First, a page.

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FAA panel finds Boeing safety culture ‘inadequate and confusing’

Boeing’s safety culture was criticized on Monday as “inadequate and confusing,” despite the plane manufacturer’s changes following two fatal crashes in 2018 and 2019, according to a panel report published by the Federal Aviation Administration (FAA).

The FAA report, released Monday by a panel of experts, said it observed a “disconnect” between Boeing’s senior management and other members of the organization when it comes to safety culture.

Employees tasked with checking the company’s planes also indicated confusion about whether issues could be raised without retaliation, the report noted.

“The procedures and training are complex and in a constant state of change, creating employee confusion especially among different work sites and employee groups,” the report stated, adding later the panel discovered “a lack of awareness of safety-related metrics” across all levels of the organization.

The report listed 50 recommendations to Boeing and advised the company to review and develop a plan to address the issues within the next six months. The panel noted the plan should be shared with the FAA.

“Successful adoption of the recommendations is expected to improve the level of safety provided by Boeing to its workforce, operators and the public,” the panel wrote.

The FAA, in a statement Monday, said it will “immediately begin a thorough review,” of the report to determine next steps and recommendations.

“We will continue to hold Boeing to the highest standard of safety and will work to ensure the company comprehensively addresses these recommendations,” the FAA said.

Boeing on Monday said it supported the panel’s review and “appreciates their work.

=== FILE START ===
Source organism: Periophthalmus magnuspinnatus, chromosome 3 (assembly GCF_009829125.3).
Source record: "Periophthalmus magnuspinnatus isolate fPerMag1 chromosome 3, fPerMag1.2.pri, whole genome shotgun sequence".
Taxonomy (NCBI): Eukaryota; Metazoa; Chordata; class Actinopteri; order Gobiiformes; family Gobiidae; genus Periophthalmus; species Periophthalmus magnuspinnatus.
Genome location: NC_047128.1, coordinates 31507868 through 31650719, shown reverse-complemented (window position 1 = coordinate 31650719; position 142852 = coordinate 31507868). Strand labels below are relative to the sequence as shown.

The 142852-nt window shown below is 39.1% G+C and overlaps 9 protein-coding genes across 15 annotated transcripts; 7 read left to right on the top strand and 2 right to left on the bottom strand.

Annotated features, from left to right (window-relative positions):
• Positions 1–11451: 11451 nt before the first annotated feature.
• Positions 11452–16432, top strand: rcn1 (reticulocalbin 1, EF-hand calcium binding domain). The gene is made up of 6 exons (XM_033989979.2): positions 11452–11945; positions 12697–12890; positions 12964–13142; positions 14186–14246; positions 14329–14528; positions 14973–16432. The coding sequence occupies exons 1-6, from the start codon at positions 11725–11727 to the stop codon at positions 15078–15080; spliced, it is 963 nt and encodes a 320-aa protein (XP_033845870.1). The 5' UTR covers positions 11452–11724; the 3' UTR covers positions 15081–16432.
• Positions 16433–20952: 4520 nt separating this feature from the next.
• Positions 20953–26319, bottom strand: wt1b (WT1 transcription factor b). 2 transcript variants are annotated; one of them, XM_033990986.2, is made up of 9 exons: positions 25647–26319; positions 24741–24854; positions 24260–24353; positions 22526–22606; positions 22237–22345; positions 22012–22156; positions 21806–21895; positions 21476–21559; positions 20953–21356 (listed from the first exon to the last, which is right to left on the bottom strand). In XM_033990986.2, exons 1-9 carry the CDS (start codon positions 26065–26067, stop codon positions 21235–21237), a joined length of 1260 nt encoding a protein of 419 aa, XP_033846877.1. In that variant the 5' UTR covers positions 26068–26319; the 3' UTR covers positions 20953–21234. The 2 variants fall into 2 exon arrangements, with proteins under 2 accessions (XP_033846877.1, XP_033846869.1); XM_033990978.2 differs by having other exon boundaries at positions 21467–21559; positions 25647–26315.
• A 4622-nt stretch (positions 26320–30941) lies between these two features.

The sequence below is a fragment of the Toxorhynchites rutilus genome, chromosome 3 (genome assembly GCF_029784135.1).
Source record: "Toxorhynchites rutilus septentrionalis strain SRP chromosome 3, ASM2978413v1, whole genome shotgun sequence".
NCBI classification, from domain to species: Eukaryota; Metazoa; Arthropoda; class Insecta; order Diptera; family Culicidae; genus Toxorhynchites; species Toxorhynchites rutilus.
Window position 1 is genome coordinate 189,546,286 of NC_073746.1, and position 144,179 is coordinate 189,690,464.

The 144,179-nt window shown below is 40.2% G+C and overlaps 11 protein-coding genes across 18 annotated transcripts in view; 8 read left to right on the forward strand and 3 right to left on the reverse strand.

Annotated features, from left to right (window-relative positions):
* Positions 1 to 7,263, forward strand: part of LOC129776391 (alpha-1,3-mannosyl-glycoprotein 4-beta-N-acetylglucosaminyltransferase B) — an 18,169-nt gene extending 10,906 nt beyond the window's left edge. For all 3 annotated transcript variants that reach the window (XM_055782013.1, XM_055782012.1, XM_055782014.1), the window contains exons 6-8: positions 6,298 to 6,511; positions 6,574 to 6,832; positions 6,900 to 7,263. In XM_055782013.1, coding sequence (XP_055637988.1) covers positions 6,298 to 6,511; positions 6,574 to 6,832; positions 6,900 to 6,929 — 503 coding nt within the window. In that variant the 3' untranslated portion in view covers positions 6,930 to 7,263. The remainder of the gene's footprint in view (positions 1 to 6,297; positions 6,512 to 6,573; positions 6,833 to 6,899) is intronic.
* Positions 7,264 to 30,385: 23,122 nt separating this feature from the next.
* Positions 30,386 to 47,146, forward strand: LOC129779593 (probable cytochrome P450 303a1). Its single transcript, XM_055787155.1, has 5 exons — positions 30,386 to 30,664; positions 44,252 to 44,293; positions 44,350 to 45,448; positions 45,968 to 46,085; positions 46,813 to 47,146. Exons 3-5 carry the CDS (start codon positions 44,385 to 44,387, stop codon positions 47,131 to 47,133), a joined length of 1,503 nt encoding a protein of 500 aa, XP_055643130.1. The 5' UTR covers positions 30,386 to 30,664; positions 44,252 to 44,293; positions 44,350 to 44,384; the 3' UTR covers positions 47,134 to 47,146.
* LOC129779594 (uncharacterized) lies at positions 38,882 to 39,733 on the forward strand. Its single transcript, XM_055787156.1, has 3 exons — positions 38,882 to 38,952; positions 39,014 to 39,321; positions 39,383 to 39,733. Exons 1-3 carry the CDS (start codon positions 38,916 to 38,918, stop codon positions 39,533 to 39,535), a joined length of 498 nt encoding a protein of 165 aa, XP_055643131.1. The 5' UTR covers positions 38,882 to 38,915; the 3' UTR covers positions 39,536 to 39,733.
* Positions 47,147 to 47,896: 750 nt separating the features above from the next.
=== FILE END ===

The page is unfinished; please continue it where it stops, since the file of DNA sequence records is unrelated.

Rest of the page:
“We’ve taken important steps to foster a safety culture that empowers and encourages all employees to share their voice,” a Boeing spokesperson said in a statement to The Hill. “But there is more work to do. We will carefully review the panel’s assessment and learn from their findings, as we continue our comprehensive efforts to improve our safety and quality programs.”

The expert panel noted that while Boeing has reformed policies to reduce the risk of retaliation against employees, the restructuring, while better, still allows opportunities for retaliation to occur.”

The report comes after Congress ordered the study in 2020, when it passed legislation to change how the FAA checks new planes following deadly crashes involving Boeing 737 Max jetliners in 2018 and 2019. The crashes killed 346 people.

Boeing has faced mounting scrutiny this year after a midair blowout on a Boeing 737 Max 9 aircraft in early January. A door plug on the plane blew off during an Alaska Airlines flight while the plane was 16,000 feet above Oregon and left a gaping hole on the side of the aircraft.

The plane made an emergency landing at Portland International Airport, and the FAA grounded the estimated 171 aircraft models the following day. Many of these planes have since returned to service following an FAA-approved inspection and maintenance process.

The FAA is separately spearheading a probe into Boeing to ensure the company’s planes complied with the agency’s safety regulations. It is conducting an audit of the 737 Max 9 production line and suppliers.

Boeing CEO Dave Calhoun last month called on employees to “speak up” and seek feedback.

“Our people on the factory floor know what we must do to improve better than anyone. We should … always encourage any team member who raises issues that need to be addressed,” Calhoun said in a message to employees, per Boeing.

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